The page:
OLDES: a Low Cost System for Caring

Massimo Busuoli – ENEA EU Liaison Office Bruxelles; Teresa Gallelli – CUP2000

The number of senior citizens in the EU is dramatically increasing and the related burden in terms of public expense is getting higher and higher – these are the two main reasons motivating OLDES – Older peoples’ e-services at home (www.oldes.eu), a 3 year project funded under the EU’s VI Framework programme/IST initiative.

Today an increasing number of elderly people are living alone, in many cases with no families helping them and not enough money to afford private carers. OLDES will work to plan and implement an easy-to-use low cost innovative technological platform. The platform will be tested by 100 elderly people in Italy (10 of them affected by heart disease) and a sample of diabetics patients in Prague.

This project is strongly supported by Bologna Town Council; its Health Department believes that the welfare model has to be renewed rapidly, making the most of new technologies and high tech devices to offer tele-medicine, tele-assistance, tele-entertainment and tele-company services to a wider number of senior citizens. The aim is to augment the number of people assisted by public services, even if public resources decrease while the number of elderly increases.

OLDES aims at creating an infrastructure of channels. The project is considering three main categories for care:

  • entertainment and companionship;
  • clinical monitoring;
  • domestic monitoring.

The project will define an innovative and alternative welfare system in which technology will be customised according to user needs and employed on a large scale. In the OLDES vision, in the future, all elderly people living in cities and suburban areas can be tele-assisted, contributing greatly to a simplification and systemisation of social services and saving public money. The technological solutions proposed by OLDES will allow the elderly and their families to live more serenely in their own homes, without burdening society with too high costs.

OLDES will be an easy-to-use, plug and play system with different costing levels, according to the profile of the person assisted:

  • a base level (available for everyone) which includes the communication and tele-company and which will be simply based on a low cost PC and open source SW with a target price of around € 100 per person (corresponding to Negroponte’s paradigm of a € 100 device);
  • an intermediate level with the addition of simple sensors (such as, for example, to measure the ambient temperature) for the management of generic monitoring situations (i.e. very hot periods in the summer)
  • an upper and tailored level with an addition of health monitoring sensors depending on the health profile of the user.

The starting point will be the construction of usage scenarios which help to produce results that are of wider interest and applicability on a European scale. For this reason, OLDES will perform a market study based on two strategies:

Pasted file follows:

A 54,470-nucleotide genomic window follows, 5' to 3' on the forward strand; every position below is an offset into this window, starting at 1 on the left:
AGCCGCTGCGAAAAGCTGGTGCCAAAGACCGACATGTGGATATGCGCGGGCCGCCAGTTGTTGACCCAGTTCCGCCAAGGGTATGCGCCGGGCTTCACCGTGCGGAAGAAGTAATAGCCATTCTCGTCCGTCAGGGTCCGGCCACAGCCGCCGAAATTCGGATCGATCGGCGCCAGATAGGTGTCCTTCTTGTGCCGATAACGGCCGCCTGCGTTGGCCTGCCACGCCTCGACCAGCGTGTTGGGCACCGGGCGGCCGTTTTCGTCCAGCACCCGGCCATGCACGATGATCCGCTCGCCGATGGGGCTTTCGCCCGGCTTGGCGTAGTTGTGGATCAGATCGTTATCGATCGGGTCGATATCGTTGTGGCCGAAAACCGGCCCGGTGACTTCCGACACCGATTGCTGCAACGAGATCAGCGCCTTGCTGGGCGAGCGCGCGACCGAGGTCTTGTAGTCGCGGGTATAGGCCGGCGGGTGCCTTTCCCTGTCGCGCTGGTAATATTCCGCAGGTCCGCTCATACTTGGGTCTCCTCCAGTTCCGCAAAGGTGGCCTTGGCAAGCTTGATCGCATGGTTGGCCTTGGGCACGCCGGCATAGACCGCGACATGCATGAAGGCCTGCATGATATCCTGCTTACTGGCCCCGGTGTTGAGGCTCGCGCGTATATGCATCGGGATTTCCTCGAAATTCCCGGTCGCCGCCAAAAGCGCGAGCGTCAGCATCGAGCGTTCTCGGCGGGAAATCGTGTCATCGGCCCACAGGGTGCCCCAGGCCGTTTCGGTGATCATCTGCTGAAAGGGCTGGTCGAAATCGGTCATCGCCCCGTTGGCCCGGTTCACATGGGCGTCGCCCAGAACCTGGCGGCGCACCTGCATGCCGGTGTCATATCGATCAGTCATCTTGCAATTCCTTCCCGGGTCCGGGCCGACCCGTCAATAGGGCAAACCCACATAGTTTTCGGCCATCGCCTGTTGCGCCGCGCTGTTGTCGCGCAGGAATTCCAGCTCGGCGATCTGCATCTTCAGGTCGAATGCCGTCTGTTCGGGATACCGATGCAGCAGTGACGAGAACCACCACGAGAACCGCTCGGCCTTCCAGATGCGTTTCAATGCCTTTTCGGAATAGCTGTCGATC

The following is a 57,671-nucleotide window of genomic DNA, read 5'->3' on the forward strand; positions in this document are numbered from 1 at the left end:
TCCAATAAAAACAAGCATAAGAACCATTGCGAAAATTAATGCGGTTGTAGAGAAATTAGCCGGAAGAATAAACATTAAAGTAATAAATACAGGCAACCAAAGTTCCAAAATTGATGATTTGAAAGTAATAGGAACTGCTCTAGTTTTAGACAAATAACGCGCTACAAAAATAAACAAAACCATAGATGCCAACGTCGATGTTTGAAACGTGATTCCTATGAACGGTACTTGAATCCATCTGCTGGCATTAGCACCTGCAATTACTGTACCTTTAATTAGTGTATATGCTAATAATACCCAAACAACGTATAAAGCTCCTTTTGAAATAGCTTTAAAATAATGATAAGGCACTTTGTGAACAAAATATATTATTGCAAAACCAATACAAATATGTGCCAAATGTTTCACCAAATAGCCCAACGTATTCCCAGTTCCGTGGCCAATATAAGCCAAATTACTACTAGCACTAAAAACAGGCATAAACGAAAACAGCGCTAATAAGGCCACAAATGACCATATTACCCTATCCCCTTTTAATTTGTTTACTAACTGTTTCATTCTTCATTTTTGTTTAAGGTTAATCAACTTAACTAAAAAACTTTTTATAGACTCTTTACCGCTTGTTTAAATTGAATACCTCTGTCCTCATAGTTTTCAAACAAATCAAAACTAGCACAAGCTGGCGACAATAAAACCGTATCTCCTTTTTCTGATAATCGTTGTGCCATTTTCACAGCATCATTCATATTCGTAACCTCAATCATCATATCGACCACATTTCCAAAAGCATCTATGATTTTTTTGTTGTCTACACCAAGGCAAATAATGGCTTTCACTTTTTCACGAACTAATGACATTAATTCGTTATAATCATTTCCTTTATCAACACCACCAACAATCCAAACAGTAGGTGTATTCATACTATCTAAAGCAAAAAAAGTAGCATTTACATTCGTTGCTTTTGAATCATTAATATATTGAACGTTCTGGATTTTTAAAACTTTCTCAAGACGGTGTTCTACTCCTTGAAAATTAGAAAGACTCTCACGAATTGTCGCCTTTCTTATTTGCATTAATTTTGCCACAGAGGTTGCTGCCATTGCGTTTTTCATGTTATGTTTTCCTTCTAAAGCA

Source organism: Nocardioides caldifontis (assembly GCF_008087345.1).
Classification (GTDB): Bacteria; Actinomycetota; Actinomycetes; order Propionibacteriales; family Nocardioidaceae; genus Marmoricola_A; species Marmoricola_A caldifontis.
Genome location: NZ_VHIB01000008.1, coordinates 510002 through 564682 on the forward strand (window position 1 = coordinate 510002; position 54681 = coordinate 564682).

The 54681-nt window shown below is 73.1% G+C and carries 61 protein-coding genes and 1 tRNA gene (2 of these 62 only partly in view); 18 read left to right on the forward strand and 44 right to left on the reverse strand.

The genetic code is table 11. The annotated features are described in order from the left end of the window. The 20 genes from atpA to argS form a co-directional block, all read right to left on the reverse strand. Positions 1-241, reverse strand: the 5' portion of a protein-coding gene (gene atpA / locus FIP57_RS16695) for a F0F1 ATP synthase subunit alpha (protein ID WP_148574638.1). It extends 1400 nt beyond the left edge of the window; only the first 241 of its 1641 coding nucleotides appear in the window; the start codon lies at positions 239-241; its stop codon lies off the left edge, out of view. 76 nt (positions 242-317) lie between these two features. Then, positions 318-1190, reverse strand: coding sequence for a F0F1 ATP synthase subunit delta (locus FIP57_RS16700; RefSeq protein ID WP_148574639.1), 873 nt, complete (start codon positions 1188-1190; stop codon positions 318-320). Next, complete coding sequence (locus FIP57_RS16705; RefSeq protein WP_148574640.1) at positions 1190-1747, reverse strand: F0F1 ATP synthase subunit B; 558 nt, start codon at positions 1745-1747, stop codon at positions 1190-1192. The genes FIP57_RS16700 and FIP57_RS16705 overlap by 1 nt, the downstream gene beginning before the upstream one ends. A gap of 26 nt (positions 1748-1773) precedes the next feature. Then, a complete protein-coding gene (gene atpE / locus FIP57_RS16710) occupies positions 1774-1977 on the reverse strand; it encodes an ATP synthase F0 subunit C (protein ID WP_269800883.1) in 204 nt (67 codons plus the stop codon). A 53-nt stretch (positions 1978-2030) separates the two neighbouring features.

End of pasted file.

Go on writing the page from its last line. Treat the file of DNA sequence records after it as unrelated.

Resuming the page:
• The development and progressive refinement of a set of generic usage and provision models.
  • A service component approach to the packaging of technical developments to ensure maximum flexibility and configurability.

For products, technologies and services that support the provision of social care, market analysis and exploitation planning is more complex than when commercialising a device or testing a medical or therapeutic procedure. In order to address the diversity in the context, provision and funding of care services, the project will generate a set of care delivery models which are grounded in practice but are sufficiently generic to provide a framework for the deployment of the OLDES components. These models are an essential component of the wider concept of the OLDES Architecture and their evolution and refinement is a process which will continue throughout the life of the project. They are both conceptual and descriptive but must also provide quantitative data upon which service and business planning may be based.

The usage and provision models provide one mechanism for addressing the diversity of the “market” which OLDES is addressing. To maximise the flexibility and, therefore, exploitability of the products of the project, it is also required that our technical outputs are packaged appropriately into highly configurable service components. We use the term “service” both in the sense of client service to older people and also in the sense of technical service component as part of a systems infrastructure. The service-oriented approach employs a simulation and interactive development strategy by which real service components replace simulated ones in an evolving reference implementation.

The combination of an essentially infrastructural service-oriented approach and the potential for innovation and change mean that conventional market analysis models are of limited applicability to OLDES. These assume that evidence of demand, as opposed to latent need, can be readily elicited through conventional market research techniques. Such approaches are not only of limited applicability to public service contexts but can, in fact, be misleading. Conventional market analysis can only operate in the incremental development mode and cannot cope with propositions which may, for example, fundamentally change the shape of the provision value chain.

The approach to be adopted by OLDES of incremental development, client and user participation and the use of animation and simulation in a reference implementation context is designed to ensure that possibilities for change remain open while development is, at all stages, grounded in the realties of social care, the cultures and economies of the specific pilot contexts and as wide a range as possible of other European public service contexts.

Massimo Busuoli – OLDES project coordinator
ENEA EU Liaison Office – Bruxelles